Sports drink BodyArmor is Osaka’s third new partner ahead of the U.S. Open, which starts Monday and will feature Osaka as the top seed on the women’s side. She was introduced to the brand by Bryant, the third-largest stakeholder in the company after founder Mike Repole and Coca-Cola.

Bryant originally invested roughly $5 million in the company in 2013 for a 10% stake. Coca-Cola’s $300 million investment last year pushed the value of Bryant’s piece to $200 million. The company, which is on target for $700 million in retail sales in 2019, wants to surpass market-leader Gatorade by 2025.

“Naomi is a fierce competitor, something I can certainly relate to, and I couldn’t be happier to welcome her to the BodyArmor team,” says Bryant.

“I know she’ll show the same type of passion off the court helping BodyArmor become the No. 1 sports drink as she did on the court becoming the No. 1 women’s tennis player.”

Osaka was crowned the “world’s most marketable athlete” this week in SportsPro Magazine’s annual top 50 list. Her bevy of endorsement partners like Nissan, Citizen, Shiseido, Nissin, MasterCard and Procter & Gamble would agree.

But no company is as important to Osaka’s brand and bank account as Nike, which pays her an estimated $10 million a year under the new pact. Her partnership with the sportswear giant was announced in April after a fierce bidding war with Adidas. Nike offered a rare exemption in the deal, allowing Osaka to wear the logos of other companies on her tennis apparel—lucrative real estate for elite players. China’s Li Na is the only other player granted the exemption: not Serena Williams, Roger Federer, Rafael Nadal, Andre Agassi, John McEnroe or any other current or former Nike athlete.

Nike unveiled a collaboration with Japanese designer brand Sacai for an 11-piece collection ahead of the Open. Osaka will have her own Nike logo and athleisure line starting in 2020.

Osaka says the coming months will include a collaboration with a Japanese fashion brand and a project with LeBron and his business partner Maverick Carter. “I want to do things my way and not follow what has been done in the past,” says Osaka, “I know I’m in a privileged position, so the main thing is to enjoy it all … and that means working with partners that I truly like.”

-Kurt Badenhausen; Forbes

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The Highest-Paid Female Athletes 2019: Serena And Osaka Dominate

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Naomi Osaka entered the U.S. Open last year largely under the radar as the 19th-ranked player in the world. But that all changed with her run to the finals and her memorable win over Serena Williams. When Osaka backed up the Open title with a second straight Grand Slam win at the Australian Open in January, the next marketing superstar was born.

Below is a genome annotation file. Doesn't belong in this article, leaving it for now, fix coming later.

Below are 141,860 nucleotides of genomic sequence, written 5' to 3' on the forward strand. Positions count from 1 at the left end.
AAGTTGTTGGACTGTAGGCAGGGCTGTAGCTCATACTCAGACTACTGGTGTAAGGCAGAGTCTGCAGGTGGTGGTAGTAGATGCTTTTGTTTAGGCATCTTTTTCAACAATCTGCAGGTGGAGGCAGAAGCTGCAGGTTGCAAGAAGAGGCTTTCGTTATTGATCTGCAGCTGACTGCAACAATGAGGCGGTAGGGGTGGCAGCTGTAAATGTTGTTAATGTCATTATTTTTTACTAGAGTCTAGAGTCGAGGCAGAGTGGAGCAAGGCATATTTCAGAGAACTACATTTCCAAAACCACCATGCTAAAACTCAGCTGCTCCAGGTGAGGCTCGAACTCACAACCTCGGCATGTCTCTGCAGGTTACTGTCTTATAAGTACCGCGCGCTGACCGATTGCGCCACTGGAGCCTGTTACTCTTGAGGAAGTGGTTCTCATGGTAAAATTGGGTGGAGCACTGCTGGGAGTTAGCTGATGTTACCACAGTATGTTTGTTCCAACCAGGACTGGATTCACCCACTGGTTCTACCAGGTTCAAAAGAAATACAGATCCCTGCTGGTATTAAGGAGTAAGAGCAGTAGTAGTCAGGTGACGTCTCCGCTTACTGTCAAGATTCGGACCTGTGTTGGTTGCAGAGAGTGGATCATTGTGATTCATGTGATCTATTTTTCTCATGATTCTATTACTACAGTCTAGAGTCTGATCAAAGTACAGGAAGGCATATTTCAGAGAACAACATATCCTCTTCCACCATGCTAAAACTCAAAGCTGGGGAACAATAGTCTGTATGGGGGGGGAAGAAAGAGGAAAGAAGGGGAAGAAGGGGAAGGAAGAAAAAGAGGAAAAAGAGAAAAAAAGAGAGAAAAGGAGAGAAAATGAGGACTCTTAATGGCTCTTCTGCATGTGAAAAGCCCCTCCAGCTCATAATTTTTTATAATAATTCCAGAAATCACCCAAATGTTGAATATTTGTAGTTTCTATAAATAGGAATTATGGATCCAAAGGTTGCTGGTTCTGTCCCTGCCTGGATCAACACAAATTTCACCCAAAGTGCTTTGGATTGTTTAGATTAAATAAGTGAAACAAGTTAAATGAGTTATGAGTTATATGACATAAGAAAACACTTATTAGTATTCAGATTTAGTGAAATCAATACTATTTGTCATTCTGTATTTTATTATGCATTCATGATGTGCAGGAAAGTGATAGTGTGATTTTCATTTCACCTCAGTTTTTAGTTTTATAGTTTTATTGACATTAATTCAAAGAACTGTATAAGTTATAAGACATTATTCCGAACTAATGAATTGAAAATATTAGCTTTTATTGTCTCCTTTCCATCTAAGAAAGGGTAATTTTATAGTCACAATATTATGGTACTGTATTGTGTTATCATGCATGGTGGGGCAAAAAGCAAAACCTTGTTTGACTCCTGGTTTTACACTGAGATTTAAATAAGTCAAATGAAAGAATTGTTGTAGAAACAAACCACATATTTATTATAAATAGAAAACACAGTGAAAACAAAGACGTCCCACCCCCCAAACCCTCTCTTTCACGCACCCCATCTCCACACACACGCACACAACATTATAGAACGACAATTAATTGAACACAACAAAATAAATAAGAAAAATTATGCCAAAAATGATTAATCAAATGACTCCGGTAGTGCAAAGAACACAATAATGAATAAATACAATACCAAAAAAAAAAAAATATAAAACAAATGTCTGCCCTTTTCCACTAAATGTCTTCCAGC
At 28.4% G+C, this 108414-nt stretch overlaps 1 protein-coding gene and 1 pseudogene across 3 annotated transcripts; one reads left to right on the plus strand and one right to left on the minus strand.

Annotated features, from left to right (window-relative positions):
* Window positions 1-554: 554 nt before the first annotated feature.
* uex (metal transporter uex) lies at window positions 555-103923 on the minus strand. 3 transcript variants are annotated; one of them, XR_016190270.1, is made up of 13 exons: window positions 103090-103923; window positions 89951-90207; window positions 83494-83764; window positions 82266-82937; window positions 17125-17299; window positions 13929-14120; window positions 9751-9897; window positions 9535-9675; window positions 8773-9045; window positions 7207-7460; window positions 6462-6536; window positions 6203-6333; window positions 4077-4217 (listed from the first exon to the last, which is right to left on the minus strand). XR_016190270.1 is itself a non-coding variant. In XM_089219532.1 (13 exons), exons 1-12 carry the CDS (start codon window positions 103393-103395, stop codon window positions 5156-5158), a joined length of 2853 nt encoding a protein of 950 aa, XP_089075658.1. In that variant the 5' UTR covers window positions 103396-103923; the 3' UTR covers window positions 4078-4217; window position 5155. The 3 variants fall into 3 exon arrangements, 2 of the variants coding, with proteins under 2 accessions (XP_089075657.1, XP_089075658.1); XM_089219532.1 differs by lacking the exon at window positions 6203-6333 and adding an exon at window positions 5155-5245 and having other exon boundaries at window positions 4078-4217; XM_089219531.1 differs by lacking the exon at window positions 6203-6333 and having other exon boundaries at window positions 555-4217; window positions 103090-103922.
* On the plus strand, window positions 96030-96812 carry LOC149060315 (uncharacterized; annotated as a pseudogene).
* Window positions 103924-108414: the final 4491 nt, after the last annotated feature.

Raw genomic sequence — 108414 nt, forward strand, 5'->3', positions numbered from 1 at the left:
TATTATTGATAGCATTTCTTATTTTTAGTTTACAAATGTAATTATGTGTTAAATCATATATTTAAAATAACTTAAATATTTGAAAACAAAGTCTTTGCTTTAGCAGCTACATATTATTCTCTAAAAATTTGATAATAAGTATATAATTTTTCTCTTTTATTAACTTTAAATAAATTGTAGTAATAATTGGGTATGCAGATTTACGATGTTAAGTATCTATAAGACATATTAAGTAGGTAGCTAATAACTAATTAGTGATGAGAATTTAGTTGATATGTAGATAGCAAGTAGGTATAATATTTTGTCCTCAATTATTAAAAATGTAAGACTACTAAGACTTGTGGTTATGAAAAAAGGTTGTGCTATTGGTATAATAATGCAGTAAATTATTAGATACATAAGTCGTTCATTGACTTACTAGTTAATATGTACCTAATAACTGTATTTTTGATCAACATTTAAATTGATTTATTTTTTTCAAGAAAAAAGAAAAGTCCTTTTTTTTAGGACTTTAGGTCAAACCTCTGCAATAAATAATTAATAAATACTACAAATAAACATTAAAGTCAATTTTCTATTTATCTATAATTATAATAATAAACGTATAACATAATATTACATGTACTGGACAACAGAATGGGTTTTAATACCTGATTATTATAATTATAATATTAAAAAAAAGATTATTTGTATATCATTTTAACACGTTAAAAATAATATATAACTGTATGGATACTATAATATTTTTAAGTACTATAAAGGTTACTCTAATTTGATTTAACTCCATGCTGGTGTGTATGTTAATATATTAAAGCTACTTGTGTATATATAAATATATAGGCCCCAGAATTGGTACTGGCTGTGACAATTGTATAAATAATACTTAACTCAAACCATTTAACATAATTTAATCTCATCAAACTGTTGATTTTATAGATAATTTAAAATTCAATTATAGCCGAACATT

Osaka’s accomplishments, youth, skill and multicultural appeal make her a marketer’s dream. Born to a Japanese mother and a Haitian-American father, she was the first Japanese player to win a Grand Slam event and the first Asian player to hold the top ranking in singles.

Her off-court earnings jumped from $1.5 million annually to an estimated $16 million for the 12 months ending June 1, after she signed deals with Mastercard, All Nippon Airways, Nissan and Procter & Gamble.

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Her endorsement haul will be even greater over the next year after she signed a blockbuster, multimillion-dollar pact with Nike in the spring, just ahead of our earnings cutoff. Osaka, 21, is primed to be one of the faces of the 2020 Summer Olympics in Tokyo.

Including prize money, Osaka’s total earnings over the last 12 months were $24.3 million, by Forbes’ count. That makes her just the fourth female athlete to earn $20 million in a year, joining three fellow tennis aces: Williams, Maria Sharapova and Li Na.

Osaka’s big payday still trails that of Williams, who is the world’s highest-paid female athlete for the fourth year in a row. She earned $29.2 million, including $4.2 million in prize money, after returning to the WTA Tour following the birth of her daughter, Olympia, in September 2017.

Williams continues to expand one of the most robust endorsement portfolios in sports, adding Pampers, Axa Financial and General Mills to her roster. They join more than a dozen other brands, like Nike, Beats, Gatorade and JPMorgan Chase.

The 23-time Grand Slam champ scores highly across all demographics, and among athletes, only Tiger Woods and Tom Brady have higher levels of awareness with U.S. consumers. Williams’ $225 million estimated net worth makes her the only athlete on Forbes’ list of America’s Richest Self-Made Women.